Like Sarah, millions of people end up in the emergency department for psychiatric-related diagnoses. When care teams have the tools they need to identify at-risk patients, they can prevent costly problems before they arise and help the patient reach their health goals.

Personalize care with multi-dimensional data.

Medication intelligence looks at the patient as a whole, integrating social determinants of health (SDoH) as well as clinical data to personalize care and ensure they are on the right medication and can access and adhere to their therapy. Once the data has been analyzed, care teams have actionable data insights that help them identify barriers like lack of a primary care physician, lack of a neighborhood pharmacy, or financial issues.

Reduce misprescribing in behavioral health

Medication intelligence can also identify prescribing trends and address two major challenges in managing mental health medications: misprescribing and polypharmacy.

Arine’s Prescriber Analytics Solution uncovers misprescribing patterns and automatically generates prescriber recommendations that care teams can send to prescribers at the click of a button. Arine also tracks the implementation of the recommendations, allowing the care team to measure their impact on outcomes and well-being.

One Arine client used Arine’s platform for opioid surveillance and management as well as behavioral health medication optimization. By sending targeted education to a high number of healthcare professionals in a short amount of time, the client reduced behavioral health polypharmacy by greater than 45%, increased adherence by 20%, and achieved $1500 to $4300 cost savings per member per year.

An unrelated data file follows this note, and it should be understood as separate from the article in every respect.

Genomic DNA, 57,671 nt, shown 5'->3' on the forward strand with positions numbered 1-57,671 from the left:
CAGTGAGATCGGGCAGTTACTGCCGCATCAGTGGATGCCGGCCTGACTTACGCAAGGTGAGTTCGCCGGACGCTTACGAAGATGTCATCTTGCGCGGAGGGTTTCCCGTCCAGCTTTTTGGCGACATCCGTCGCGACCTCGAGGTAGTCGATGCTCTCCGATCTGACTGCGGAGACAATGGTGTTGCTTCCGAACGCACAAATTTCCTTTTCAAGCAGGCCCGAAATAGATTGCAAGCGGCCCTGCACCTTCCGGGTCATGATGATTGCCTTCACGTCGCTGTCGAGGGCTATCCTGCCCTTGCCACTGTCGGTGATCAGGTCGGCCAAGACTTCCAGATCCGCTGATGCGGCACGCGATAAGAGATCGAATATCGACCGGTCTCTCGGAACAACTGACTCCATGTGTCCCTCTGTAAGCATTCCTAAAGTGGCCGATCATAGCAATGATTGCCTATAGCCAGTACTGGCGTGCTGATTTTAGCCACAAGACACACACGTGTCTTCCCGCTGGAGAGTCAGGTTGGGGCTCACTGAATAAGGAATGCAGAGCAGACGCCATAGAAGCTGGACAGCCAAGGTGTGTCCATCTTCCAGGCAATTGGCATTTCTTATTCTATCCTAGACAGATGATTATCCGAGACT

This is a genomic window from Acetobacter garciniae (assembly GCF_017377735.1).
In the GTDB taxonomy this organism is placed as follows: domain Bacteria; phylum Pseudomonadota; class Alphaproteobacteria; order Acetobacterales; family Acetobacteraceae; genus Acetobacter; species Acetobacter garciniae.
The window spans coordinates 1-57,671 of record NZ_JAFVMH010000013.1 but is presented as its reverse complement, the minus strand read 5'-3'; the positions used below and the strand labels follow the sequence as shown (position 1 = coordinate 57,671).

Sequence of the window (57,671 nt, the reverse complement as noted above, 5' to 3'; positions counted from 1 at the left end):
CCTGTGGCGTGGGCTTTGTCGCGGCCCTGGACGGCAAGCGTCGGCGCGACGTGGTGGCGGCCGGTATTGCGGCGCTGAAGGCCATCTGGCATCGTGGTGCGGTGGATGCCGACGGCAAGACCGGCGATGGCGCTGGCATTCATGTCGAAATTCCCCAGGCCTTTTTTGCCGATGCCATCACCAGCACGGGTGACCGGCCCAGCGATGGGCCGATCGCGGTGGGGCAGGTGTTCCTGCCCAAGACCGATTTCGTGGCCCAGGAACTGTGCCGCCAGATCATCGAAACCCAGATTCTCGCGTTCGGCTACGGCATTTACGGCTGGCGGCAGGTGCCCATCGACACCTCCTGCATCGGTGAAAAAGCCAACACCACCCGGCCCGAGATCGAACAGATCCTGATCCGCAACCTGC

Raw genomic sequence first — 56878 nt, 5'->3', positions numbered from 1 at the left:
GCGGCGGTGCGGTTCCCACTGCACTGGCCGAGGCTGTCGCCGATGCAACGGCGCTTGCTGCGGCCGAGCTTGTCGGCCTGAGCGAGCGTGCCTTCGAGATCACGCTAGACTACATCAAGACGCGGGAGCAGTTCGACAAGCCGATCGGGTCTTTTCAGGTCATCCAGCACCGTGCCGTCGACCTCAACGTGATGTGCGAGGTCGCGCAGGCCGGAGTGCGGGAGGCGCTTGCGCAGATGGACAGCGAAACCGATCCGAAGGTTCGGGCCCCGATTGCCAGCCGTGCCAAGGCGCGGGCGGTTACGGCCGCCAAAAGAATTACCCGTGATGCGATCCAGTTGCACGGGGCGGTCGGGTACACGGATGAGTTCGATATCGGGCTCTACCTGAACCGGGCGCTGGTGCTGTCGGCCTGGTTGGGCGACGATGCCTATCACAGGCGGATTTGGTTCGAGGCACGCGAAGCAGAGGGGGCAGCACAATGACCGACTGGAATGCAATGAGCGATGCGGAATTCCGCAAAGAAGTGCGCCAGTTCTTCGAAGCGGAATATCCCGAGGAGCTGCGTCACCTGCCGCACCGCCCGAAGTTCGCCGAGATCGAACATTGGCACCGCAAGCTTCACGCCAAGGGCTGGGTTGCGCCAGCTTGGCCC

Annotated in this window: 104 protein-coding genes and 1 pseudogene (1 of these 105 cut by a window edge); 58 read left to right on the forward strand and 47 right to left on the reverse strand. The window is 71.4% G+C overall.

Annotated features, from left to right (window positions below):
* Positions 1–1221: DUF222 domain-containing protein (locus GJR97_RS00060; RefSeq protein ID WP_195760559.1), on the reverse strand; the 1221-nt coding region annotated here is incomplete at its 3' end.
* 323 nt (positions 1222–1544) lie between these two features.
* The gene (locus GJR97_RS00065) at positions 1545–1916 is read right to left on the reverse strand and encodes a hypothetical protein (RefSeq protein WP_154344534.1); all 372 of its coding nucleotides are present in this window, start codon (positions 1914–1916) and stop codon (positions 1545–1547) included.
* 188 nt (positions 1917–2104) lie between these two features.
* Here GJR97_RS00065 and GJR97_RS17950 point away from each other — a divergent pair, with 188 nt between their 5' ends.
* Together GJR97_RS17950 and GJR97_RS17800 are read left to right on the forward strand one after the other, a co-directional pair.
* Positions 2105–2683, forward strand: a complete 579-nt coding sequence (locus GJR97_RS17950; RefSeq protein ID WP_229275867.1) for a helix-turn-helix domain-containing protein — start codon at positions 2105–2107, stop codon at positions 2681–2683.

Optimize therapy and improve adherence

Medication intelligence can also help optimize the dose or dosage to the patient’s specific needs as well as ensure that the patient is receiving the most effective drug. By leveraging social, behavioral, and clinical insights, care teams can pinpoint the best therapy treatment option for the right patient and remove barriers that cause nonadherence, like mail delivery or finding a more affordable drug.

Coordinate care

With medication intelligence, care teams can also improve care coordination for patients taking mental health medications. Arine’s intelligent workflow engines automatically assign tasks to the appropriate care team member. Care teams working in Arine have access to health plan data to connect the patient to covered benefits, like smoking cessation, transportation services, or mail-delivery prescriptions.

Additionally, a medication intelligence platform can support coordination of care with external providers and care teams. Care teams can use data insights to pinpoint patients who are experiencing a transition to intervene early and prevent gaps in care or costly problems before they occur. Care teams can also efficiently communicate care plan changes to providers or refer the patient to other care teams or health plan services to ensure they can access the care they need when they need it.

The importance of scaling to overcome challenges and provide value

The mental health crisis did not appear overnight and no technology solution can make it disappear overnight. By arming care teams with actionable data, Arine helps them support one patient at a time, at scale.

Register for Arine’s webinar on improving behavioral health outcomes to learn more about how medication optimization reduces the cost of care.

Blog Posts
Post by Sandy Bonfin, PharmD, BCPS
September 29, 2022
Sandy Bonfin, PharmD, BCPS, is a clinical pharmacist. She writes about medication optimization, medication intelligence, and health equity.